My wife and I decided to get up early on the last day of our four day stay in Asheville NC and stop by a location that I had never been to before, Craggy Gardens. My objective was to photograph some flowers located on the top of the mountain at the Craggy Gardens and take a few images of the beautiful Blue Ridge Mountains mountain range. At the start of my trip it looked like the weather was going to be perfect. As we traveled North on the Blue Ridge Parkway the weather looked great with partly cloudy skies. There were some beautiful low line clouds over on the tops of some of the lower mountains. As we headed North the weather begin to change. The clouds and winds started to become an issue as we got closer to the mountain where the Craggy Garden was located. I began to think the trip was going to be a total waste of time. Visibility was terrible.

When I arrived at the Craggy Garden Visitor Center I was hoping to get some information on the best places to photograph the well known flowers in the area. The problem was the visitor center did not open until 10 am. We arrive at 9 am. As my wife and I sat in the car the weather seemed to be getting worse. The mist and the winds began to pick up and visibility was pretty bad. I could see about 20 yards in front of me. I wanted to venture out to see if I could find any trails that might lead me to the Craggy Garden overlook even though I knew I would not be able to get an image of the area and mountain range because of the poor weather conditions. As I ventured out to explore the area I found a trail that looked interesting and I wanted to find out where it led.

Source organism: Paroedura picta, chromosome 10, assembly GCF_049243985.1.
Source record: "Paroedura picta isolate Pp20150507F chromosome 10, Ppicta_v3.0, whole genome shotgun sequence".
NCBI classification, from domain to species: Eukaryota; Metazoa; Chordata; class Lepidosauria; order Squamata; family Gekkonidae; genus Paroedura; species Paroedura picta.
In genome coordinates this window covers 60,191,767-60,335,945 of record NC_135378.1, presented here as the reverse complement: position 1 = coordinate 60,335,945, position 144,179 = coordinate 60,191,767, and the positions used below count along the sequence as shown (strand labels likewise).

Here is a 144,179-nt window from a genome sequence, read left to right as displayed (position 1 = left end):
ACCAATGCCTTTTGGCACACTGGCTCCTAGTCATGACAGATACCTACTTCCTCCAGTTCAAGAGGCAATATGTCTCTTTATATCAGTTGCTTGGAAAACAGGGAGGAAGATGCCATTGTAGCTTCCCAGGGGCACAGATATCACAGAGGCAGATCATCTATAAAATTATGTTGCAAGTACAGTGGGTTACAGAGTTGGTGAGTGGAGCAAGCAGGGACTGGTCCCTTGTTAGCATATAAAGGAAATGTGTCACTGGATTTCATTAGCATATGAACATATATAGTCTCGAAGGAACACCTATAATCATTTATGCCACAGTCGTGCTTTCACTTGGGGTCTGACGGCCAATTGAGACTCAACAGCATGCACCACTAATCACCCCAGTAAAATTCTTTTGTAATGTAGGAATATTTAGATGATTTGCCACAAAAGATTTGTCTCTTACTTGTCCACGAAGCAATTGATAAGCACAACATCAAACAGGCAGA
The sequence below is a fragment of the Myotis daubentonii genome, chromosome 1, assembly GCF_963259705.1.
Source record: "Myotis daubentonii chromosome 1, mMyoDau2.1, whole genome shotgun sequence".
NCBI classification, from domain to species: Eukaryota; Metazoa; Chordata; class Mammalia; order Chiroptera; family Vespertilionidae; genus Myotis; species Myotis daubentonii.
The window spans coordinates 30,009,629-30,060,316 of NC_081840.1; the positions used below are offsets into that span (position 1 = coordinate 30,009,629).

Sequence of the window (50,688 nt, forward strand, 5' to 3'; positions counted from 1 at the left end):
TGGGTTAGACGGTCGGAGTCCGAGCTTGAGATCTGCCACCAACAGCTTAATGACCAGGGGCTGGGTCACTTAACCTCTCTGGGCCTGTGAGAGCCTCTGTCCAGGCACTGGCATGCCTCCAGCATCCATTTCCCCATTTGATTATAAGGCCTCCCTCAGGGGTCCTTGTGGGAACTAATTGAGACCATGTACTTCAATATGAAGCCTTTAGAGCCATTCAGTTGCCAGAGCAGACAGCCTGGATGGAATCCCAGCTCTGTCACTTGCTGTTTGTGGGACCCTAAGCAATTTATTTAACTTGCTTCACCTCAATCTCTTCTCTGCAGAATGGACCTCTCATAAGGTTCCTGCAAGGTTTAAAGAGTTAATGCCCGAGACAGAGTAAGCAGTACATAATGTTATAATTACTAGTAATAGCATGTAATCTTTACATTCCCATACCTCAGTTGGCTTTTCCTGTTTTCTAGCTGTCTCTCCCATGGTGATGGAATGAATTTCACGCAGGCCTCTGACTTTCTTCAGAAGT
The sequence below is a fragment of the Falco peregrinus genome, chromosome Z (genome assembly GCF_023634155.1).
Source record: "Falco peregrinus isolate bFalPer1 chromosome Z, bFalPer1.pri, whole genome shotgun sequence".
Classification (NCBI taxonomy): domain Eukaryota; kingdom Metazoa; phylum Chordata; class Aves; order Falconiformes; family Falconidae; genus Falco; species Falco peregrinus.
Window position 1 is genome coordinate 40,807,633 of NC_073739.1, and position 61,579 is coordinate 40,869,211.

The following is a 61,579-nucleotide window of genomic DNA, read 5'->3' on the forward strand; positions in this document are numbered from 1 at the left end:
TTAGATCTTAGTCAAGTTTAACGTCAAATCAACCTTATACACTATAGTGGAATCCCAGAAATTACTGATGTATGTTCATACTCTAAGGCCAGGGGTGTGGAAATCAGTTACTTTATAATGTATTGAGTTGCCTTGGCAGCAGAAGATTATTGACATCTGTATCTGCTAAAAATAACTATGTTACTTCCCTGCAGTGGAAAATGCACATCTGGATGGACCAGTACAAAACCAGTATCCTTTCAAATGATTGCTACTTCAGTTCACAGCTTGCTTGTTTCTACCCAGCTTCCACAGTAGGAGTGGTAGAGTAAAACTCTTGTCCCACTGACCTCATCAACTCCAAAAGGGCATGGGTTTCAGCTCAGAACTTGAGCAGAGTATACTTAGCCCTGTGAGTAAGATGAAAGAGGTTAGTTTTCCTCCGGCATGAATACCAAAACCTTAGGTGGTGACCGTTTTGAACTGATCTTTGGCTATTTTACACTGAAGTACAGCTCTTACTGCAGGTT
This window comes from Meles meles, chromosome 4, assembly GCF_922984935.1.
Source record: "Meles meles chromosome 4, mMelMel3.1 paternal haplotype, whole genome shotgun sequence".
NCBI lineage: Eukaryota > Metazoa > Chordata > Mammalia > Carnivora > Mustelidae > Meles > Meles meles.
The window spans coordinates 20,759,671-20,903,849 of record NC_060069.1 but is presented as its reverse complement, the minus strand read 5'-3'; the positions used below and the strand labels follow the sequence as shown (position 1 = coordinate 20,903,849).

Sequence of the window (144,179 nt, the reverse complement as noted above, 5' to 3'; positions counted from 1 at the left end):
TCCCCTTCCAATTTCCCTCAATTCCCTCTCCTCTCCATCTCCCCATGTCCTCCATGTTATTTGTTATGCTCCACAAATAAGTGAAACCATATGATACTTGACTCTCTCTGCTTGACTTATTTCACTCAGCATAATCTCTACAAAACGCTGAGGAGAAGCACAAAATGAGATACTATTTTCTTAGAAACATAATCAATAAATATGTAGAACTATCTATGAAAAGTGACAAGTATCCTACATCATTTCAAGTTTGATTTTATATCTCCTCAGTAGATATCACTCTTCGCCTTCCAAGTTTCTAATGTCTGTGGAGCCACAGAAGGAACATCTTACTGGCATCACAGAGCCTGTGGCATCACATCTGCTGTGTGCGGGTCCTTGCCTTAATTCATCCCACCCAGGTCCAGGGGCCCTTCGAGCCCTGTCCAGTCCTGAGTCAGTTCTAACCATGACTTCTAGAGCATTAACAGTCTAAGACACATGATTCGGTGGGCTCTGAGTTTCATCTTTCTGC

Before entering the trail head and the forest I was aware that I did not bring my camera. My plan was just explore the area in case I wanted to come back and revisit the area when the weather was better. I felt that there was no way I would be able to find anything interesting to photograph. I entered the trail with really no real expectations. As I entered the trail head I realized that the further I hiked the more interesting the location became and how the mist and clouds began to offer some interesting views of the location. The location became misty and moody and I became more excited about the location even though I forgot all about the flowers I intended to photograph. The more I explored the trail the more I knew I had found something special.

As I continued my hike I realized I had to return to my car and get my camera and return back in to locations and get as many images as I could before the scenery changed. I am so glad I did. When I returned to the trail I was so lucky to be the only one on the trail. I had the whole misty and moody location to myself. Below are two of my favorite images from my visit to Craggy Gardens. 

The Misty Craggy Garden

The Misty Craggy Garden

Into the Craggy Garden